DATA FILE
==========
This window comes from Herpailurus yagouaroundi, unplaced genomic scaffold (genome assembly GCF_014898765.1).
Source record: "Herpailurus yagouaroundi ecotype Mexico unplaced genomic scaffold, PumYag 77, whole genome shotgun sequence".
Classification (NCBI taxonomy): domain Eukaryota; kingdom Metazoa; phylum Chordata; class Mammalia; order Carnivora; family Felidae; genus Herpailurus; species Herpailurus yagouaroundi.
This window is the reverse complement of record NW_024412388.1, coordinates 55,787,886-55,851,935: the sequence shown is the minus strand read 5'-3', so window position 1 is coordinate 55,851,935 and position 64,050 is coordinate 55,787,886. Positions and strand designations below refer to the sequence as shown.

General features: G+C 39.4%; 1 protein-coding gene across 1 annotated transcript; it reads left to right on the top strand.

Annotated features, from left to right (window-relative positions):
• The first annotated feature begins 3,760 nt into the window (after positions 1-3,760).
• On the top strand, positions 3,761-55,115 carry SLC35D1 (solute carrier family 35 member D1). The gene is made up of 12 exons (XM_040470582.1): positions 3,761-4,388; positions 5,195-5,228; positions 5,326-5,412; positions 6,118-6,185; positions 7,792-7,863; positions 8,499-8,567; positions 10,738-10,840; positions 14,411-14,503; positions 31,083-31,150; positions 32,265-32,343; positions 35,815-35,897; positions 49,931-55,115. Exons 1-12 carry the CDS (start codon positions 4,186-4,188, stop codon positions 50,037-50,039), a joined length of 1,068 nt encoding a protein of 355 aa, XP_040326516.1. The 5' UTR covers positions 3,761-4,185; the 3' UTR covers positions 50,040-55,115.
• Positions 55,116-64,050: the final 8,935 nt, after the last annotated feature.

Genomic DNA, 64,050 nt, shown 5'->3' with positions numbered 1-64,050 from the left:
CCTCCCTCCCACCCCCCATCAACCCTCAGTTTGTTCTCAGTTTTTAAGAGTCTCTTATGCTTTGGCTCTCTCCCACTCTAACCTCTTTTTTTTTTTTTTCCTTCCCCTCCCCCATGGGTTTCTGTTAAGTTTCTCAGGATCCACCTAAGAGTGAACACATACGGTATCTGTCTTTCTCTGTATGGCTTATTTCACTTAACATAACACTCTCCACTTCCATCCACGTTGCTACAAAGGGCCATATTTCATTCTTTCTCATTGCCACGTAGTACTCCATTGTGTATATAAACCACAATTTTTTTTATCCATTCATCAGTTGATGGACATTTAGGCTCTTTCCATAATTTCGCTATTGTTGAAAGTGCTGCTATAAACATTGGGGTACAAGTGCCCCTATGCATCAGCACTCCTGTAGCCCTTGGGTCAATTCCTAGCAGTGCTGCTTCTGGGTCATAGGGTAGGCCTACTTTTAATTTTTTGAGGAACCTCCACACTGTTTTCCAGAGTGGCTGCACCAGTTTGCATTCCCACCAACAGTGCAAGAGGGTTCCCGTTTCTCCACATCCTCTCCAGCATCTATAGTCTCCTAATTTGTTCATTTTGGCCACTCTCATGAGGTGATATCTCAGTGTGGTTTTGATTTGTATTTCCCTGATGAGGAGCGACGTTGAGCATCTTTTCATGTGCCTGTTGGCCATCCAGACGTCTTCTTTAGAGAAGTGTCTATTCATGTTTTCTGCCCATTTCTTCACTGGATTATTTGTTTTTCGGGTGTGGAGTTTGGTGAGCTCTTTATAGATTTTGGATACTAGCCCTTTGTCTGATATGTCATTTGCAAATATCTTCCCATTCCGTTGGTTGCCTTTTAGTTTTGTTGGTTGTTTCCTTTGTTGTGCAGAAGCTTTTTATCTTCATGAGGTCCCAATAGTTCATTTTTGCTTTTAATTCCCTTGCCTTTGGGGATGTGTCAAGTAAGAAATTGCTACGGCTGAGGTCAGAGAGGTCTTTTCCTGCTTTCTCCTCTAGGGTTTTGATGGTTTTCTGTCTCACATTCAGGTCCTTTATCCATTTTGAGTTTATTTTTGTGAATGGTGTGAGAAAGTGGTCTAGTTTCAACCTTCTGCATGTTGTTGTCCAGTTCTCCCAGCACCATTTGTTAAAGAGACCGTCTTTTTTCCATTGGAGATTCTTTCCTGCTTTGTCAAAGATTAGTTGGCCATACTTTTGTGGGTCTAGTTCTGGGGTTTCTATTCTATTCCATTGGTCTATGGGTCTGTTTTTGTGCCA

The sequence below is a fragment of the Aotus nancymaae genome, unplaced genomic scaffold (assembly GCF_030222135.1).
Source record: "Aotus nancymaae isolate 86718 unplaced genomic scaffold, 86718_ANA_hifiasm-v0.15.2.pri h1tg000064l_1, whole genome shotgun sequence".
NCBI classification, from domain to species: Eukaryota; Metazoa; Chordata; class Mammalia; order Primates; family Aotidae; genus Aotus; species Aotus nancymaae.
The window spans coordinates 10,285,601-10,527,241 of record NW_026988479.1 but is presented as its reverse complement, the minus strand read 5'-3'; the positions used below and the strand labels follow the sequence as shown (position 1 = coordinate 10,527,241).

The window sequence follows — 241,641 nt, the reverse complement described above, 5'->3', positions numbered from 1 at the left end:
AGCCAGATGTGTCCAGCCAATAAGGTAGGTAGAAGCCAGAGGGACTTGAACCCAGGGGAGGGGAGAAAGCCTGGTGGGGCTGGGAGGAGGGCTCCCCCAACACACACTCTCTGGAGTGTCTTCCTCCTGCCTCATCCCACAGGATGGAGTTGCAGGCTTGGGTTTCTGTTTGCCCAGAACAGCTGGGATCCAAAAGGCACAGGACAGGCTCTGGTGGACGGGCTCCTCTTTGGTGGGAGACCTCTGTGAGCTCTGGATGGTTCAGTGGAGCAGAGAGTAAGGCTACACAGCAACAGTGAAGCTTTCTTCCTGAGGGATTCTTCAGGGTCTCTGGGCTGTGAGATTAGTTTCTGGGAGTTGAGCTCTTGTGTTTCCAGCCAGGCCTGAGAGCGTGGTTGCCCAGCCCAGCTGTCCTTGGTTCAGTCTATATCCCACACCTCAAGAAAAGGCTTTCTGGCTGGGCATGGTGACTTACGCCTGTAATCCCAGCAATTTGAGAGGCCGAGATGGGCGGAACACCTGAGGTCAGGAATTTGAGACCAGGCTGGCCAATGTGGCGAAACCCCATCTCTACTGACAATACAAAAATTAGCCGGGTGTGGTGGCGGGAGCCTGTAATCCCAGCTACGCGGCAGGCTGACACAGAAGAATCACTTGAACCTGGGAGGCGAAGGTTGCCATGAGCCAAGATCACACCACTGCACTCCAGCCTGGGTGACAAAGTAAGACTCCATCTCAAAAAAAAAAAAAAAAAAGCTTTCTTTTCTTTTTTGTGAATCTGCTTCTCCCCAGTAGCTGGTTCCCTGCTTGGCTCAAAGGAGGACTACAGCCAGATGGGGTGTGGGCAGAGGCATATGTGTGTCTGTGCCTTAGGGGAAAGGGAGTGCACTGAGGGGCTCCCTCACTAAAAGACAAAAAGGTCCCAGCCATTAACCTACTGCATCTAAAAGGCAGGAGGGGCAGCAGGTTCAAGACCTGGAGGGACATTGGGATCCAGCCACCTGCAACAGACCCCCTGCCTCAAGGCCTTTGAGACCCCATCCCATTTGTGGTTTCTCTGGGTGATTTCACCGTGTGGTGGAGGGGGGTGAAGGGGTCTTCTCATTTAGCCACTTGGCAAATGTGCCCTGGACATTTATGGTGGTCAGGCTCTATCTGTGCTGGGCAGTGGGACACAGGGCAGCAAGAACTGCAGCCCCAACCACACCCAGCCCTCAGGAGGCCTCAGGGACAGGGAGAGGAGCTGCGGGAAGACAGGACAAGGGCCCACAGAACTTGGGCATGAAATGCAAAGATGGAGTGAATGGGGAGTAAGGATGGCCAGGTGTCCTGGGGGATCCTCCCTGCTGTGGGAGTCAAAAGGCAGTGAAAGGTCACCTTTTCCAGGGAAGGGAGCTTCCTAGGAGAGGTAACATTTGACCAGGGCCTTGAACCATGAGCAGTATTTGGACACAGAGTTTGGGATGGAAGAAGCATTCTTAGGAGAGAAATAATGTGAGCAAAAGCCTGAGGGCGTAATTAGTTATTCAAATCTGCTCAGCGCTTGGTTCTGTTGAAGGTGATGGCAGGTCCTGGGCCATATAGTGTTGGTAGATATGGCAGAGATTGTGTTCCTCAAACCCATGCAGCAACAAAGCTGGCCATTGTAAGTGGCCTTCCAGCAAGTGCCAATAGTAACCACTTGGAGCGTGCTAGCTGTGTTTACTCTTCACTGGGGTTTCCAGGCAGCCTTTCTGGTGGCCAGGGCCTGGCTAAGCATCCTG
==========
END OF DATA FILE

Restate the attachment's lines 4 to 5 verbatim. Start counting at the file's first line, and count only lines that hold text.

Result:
This window is the reverse complement of record NW_024412388.1, coordinates 55,787,886-55,851,935: the sequence shown is the minus strand read 5'-3', so window position 1 is coordinate 55,851,935 and position 64,050 is coordinate 55,787,886. Positions and strand designations below refer to the sequence as shown.

General features: G+C 39.4%; 1 protein-coding gene across 1 annotated transcript; it reads left to right on the top strand.